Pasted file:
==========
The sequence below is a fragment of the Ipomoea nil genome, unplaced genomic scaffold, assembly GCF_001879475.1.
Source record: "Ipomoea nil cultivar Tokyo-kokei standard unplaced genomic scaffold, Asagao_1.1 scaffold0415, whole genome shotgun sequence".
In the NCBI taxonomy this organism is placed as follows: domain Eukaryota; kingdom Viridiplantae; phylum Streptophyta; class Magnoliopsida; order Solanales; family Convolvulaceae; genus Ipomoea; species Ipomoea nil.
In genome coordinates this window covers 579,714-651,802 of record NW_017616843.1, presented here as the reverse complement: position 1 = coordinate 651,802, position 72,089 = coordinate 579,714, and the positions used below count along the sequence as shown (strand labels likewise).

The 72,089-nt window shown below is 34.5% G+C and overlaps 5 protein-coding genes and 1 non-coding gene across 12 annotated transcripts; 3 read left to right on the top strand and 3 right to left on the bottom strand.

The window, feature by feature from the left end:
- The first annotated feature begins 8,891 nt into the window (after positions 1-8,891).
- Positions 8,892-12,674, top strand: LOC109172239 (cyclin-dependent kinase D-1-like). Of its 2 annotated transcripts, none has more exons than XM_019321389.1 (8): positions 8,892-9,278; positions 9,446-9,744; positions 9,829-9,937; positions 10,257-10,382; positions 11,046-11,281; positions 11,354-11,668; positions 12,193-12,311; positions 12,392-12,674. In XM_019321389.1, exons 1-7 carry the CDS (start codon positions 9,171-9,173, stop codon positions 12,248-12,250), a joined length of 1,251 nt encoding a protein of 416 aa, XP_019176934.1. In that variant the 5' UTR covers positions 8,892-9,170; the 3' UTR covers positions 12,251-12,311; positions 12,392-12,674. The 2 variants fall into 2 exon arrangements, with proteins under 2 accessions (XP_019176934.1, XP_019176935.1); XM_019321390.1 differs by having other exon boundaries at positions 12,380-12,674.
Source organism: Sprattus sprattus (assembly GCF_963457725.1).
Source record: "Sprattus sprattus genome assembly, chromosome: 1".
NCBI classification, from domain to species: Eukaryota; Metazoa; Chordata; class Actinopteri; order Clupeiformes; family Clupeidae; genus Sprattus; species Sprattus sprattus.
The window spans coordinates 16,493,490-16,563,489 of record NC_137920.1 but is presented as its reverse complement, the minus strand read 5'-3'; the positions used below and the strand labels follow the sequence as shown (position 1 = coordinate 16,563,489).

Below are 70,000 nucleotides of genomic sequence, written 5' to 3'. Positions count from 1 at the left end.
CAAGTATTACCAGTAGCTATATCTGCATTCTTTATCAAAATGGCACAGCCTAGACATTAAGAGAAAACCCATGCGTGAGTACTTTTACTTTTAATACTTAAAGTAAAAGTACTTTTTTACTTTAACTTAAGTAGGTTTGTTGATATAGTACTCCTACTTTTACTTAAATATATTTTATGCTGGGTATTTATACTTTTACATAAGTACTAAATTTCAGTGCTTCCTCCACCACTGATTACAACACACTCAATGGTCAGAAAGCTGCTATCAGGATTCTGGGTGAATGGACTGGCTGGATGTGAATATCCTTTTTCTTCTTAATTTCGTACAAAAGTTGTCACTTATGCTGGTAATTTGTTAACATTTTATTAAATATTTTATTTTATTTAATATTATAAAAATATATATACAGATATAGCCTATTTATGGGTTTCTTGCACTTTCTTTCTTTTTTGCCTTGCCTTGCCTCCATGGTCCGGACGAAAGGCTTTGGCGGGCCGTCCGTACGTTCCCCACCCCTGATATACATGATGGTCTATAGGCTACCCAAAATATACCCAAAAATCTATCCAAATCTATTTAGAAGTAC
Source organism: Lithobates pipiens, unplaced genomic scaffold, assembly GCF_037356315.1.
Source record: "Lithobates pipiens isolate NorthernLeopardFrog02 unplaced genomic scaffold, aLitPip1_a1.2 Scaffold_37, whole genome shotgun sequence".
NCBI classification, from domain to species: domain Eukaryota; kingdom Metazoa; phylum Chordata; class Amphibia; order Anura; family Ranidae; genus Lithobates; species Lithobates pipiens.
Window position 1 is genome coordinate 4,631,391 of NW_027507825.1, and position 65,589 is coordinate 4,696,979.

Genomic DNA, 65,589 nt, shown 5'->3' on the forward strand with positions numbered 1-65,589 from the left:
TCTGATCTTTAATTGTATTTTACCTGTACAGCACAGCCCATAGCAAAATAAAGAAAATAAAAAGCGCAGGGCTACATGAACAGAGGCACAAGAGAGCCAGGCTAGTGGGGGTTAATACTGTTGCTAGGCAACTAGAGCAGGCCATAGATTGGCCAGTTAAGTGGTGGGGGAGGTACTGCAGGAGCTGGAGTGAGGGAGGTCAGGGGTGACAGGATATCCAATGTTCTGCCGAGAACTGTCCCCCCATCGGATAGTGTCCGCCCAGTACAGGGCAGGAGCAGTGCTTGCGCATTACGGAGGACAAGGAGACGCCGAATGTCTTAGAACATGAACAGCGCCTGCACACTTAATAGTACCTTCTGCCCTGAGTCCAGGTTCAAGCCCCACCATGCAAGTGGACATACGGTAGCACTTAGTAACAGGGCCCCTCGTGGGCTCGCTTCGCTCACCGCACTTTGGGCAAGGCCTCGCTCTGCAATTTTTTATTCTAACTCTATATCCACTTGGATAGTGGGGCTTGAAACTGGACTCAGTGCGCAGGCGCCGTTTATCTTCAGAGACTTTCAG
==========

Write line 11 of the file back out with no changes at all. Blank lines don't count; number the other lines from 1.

NCBI classification, from domain to species: Eukaryota; Metazoa; Chordata; class Actinopteri; order Clupeiformes; family Clupeidae; genus Sprattus; species Sprattus sprattus.